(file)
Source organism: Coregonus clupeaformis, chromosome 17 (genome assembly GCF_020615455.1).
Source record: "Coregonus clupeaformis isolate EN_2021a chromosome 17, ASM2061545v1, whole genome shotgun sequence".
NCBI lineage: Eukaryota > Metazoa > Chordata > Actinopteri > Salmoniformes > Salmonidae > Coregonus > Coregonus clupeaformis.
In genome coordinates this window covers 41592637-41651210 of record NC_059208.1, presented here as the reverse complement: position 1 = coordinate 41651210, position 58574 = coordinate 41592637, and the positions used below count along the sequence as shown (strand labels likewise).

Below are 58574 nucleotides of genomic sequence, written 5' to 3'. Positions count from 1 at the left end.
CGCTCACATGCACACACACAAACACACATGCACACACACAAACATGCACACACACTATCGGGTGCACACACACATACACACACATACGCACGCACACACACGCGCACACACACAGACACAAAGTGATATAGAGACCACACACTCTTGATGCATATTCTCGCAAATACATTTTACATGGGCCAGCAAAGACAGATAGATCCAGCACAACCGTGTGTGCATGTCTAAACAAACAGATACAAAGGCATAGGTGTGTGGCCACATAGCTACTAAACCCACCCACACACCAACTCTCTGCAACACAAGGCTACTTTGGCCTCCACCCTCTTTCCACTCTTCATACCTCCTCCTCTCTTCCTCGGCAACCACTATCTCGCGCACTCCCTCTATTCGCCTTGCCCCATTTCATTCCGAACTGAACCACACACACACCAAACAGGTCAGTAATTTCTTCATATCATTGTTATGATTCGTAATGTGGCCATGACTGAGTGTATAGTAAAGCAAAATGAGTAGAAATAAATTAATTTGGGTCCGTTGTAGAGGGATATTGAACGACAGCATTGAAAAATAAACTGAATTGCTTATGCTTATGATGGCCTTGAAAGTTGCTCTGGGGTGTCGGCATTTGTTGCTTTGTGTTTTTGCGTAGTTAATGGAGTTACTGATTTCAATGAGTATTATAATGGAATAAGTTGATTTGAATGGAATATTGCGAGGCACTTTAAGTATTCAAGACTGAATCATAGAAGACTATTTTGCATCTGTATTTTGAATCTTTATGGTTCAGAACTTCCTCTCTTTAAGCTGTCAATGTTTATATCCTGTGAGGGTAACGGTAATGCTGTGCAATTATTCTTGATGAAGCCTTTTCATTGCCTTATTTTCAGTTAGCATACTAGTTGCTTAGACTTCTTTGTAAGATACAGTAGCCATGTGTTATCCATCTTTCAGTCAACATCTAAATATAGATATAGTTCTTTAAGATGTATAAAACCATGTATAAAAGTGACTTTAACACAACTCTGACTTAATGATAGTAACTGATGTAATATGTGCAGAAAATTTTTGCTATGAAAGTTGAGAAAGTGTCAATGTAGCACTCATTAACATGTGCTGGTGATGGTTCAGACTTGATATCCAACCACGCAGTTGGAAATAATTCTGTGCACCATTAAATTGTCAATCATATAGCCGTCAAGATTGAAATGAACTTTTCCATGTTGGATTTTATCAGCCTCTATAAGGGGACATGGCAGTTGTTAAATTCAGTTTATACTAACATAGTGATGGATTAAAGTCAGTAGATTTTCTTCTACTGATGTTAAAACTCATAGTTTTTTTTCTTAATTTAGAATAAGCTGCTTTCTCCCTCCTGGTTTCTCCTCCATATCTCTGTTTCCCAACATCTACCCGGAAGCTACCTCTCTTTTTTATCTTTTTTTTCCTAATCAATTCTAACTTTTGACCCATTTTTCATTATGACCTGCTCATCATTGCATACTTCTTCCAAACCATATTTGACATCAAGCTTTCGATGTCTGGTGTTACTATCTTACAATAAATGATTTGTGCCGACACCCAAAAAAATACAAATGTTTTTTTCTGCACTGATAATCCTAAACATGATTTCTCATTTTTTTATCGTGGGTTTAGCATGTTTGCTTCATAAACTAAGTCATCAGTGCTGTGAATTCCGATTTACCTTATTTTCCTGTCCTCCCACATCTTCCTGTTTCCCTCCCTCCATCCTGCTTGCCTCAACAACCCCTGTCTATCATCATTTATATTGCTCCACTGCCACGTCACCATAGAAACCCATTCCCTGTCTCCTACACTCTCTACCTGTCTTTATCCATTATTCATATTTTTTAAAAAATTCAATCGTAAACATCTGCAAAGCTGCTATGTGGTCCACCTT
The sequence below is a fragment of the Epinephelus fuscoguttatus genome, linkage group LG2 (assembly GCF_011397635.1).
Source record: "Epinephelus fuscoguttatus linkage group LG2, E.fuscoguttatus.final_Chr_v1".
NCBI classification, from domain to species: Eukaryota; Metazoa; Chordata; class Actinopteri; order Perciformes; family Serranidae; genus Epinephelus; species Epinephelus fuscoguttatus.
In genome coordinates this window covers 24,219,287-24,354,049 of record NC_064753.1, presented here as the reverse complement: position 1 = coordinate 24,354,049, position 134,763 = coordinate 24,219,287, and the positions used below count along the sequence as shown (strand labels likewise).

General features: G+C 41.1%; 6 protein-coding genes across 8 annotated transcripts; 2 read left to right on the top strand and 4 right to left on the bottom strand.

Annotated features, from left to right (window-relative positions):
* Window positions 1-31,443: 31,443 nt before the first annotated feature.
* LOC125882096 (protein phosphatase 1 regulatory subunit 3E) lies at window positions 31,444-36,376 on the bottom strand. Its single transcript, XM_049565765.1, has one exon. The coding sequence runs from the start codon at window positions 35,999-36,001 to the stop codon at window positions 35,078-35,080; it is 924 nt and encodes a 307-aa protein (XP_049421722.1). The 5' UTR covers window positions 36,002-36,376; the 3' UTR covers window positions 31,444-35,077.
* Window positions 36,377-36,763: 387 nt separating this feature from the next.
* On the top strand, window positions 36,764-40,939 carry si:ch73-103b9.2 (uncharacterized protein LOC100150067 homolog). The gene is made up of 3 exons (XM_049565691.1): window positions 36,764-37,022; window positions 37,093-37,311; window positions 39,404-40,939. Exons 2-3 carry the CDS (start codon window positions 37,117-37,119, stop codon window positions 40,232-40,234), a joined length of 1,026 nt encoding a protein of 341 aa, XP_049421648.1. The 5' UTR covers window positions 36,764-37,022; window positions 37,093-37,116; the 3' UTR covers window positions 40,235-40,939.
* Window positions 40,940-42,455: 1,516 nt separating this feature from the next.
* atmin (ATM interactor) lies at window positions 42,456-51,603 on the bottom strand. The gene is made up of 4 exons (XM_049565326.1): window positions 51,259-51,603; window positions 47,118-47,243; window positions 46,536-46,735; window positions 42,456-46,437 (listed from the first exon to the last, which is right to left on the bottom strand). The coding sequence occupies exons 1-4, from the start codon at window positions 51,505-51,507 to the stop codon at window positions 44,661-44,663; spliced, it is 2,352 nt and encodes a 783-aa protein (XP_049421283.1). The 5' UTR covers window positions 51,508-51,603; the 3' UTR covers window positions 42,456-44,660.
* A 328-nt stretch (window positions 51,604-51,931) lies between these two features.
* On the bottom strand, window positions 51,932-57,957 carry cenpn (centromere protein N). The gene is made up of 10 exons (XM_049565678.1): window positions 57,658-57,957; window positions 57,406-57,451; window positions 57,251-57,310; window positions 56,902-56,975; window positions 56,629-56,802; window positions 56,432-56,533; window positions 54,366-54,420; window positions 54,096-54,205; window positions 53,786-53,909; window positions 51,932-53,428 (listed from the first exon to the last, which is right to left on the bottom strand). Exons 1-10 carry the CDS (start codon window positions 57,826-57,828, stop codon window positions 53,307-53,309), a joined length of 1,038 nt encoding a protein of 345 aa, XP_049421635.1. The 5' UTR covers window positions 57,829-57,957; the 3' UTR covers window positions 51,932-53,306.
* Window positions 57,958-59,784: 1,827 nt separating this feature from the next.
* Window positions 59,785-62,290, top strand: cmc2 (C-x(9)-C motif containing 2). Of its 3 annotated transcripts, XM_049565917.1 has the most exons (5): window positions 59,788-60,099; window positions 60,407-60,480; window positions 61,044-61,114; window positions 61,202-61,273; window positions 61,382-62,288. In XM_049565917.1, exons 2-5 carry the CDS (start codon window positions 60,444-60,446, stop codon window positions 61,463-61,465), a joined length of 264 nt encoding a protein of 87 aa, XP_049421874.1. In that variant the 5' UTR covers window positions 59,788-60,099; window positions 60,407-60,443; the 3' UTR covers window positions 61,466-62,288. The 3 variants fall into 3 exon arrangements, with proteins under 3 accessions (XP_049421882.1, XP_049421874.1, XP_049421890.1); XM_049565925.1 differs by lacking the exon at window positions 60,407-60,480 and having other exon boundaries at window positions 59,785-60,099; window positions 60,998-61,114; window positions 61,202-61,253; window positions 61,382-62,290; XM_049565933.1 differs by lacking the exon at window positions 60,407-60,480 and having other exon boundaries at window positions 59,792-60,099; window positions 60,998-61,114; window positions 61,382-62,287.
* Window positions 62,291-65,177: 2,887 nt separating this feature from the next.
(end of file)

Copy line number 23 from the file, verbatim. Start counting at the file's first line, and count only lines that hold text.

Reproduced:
* Window positions 62,291-65,177: 2,887 nt separating this feature from the next.